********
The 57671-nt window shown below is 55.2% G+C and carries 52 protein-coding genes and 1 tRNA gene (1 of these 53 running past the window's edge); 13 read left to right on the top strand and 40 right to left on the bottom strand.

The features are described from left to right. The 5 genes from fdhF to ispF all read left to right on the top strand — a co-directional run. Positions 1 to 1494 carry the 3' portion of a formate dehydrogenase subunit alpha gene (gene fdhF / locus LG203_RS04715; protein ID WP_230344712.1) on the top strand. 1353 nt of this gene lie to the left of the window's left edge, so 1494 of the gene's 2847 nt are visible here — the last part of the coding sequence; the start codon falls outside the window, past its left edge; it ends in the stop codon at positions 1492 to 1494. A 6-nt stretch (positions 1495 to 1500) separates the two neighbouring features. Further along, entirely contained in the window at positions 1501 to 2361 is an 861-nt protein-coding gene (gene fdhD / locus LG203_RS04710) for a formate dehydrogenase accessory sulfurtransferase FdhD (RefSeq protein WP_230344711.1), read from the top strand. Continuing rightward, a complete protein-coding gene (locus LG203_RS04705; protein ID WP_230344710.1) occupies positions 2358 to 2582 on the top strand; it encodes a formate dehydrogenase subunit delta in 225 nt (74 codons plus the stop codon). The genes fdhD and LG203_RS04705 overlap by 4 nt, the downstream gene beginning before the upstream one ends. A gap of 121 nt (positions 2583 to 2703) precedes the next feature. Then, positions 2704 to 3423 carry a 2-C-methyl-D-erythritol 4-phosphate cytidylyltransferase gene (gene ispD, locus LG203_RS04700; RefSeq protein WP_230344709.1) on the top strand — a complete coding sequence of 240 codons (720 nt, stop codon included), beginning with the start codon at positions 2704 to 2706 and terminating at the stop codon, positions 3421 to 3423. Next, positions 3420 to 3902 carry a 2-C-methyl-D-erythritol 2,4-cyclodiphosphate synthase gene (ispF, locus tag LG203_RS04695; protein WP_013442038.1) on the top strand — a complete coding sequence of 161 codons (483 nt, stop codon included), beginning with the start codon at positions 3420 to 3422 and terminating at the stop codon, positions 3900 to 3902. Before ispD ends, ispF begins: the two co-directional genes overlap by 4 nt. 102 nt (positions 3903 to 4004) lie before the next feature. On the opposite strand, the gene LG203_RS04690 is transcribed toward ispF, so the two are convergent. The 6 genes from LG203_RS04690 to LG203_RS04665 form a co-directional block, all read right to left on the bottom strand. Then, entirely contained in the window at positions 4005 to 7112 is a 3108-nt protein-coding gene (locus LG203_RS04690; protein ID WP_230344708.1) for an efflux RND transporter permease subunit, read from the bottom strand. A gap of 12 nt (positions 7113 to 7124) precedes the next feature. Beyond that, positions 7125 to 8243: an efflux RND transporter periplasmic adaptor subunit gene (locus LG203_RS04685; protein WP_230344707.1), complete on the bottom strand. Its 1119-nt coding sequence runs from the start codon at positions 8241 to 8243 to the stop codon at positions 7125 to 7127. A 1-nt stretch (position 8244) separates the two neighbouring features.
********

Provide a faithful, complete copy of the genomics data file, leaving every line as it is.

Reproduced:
The 57671-nt window shown below is 55.2% G+C and carries 52 protein-coding genes and 1 tRNA gene (1 of these 53 running past the window's edge); 13 read left to right on the top strand and 40 right to left on the bottom strand.

The features are described from left to right. The 5 genes from fdhF to ispF all read left to right on the top strand — a co-directional run. Positions 1 to 1494 carry the 3' portion of a formate dehydrogenase subunit alpha gene (gene fdhF / locus LG203_RS04715; protein ID WP_230344712.1) on the top strand. 1353 nt of this gene lie to the left of the window's left edge, so 1494 of the gene's 2847 nt are visible here — the last part of the coding sequence; the start codon falls outside the window, past its left edge; it ends in the stop codon at positions 1492 to 1494. A 6-nt stretch (positions 1495 to 1500) separates the two neighbouring features. Further along, entirely contained in the window at positions 1501 to 2361 is an 861-nt protein-coding gene (gene fdhD / locus LG203_RS04710) for a formate dehydrogenase accessory sulfurtransferase FdhD (RefSeq protein WP_230344711.1), read from the top strand. Continuing rightward, a complete protein-coding gene (locus LG203_RS04705; protein ID WP_230344710.1) occupies positions 2358 to 2582 on the top strand; it encodes a formate dehydrogenase subunit delta in 225 nt (74 codons plus the stop codon). The genes fdhD and LG203_RS04705 overlap by 4 nt, the downstream gene beginning before the upstream one ends. A gap of 121 nt (positions 2583 to 2703) precedes the next feature. Then, positions 2704 to 3423 carry a 2-C-methyl-D-erythritol 4-phosphate cytidylyltransferase gene (gene ispD, locus LG203_RS04700; RefSeq protein WP_230344709.1) on the top strand — a complete coding sequence of 240 codons (720 nt, stop codon included), beginning with the start codon at positions 2704 to 2706 and terminating at the stop codon, positions 3421 to 3423. Next, positions 3420 to 3902 carry a 2-C-methyl-D-erythritol 2,4-cyclodiphosphate synthase gene (ispF, locus tag LG203_RS04695; protein WP_013442038.1) on the top strand — a complete coding sequence of 161 codons (483 nt, stop codon included), beginning with the start codon at positions 3420 to 3422 and terminating at the stop codon, positions 3900 to 3902. Before ispD ends, ispF begins: the two co-directional genes overlap by 4 nt. 102 nt (positions 3903 to 4004) lie before the next feature. On the opposite strand, the gene LG203_RS04690 is transcribed toward ispF, so the two are convergent. The 6 genes from LG203_RS04690 to LG203_RS04665 form a co-directional block, all read right to left on the bottom strand. Then, entirely contained in the window at positions 4005 to 7112 is a 3108-nt protein-coding gene (locus LG203_RS04690; protein ID WP_230344708.1) for an efflux RND transporter permease subunit, read from the bottom strand. A gap of 12 nt (positions 7113 to 7124) precedes the next feature. Beyond that, positions 7125 to 8243: an efflux RND transporter periplasmic adaptor subunit gene (locus LG203_RS04685; protein WP_230344707.1), complete on the bottom strand. Its 1119-nt coding sequence runs from the start codon at positions 8241 to 8243 to the stop codon at positions 7125 to 7127. A 1-nt stretch (position 8244) separates the two neighbouring features.